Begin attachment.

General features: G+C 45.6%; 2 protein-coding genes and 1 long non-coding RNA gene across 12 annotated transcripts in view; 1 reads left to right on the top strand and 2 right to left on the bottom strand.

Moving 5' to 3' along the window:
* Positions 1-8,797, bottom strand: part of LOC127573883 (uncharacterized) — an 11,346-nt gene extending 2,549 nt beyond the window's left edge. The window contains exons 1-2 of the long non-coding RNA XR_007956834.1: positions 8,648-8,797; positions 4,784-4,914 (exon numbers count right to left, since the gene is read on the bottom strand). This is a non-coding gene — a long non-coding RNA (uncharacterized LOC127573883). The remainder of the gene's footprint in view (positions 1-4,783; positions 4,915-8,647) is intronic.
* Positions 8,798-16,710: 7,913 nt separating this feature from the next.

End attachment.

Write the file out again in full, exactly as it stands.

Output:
General features: G+C 45.6%; 2 protein-coding genes and 1 long non-coding RNA gene across 12 annotated transcripts in view; 1 reads left to right on the top strand and 2 right to left on the bottom strand.

Moving 5' to 3' along the window:
* Positions 1-8,797, bottom strand: part of LOC127573883 (uncharacterized) — an 11,346-nt gene extending 2,549 nt beyond the window's left edge. The window contains exons 1-2 of the long non-coding RNA XR_007956834.1: positions 8,648-8,797; positions 4,784-4,914 (exon numbers count right to left, since the gene is read on the bottom strand). This is a non-coding gene — a long non-coding RNA (uncharacterized LOC127573883). The remainder of the gene's footprint in view (positions 1-4,783; positions 4,915-8,647) is intronic.
* Positions 8,798-16,710: 7,913 nt separating this feature from the next.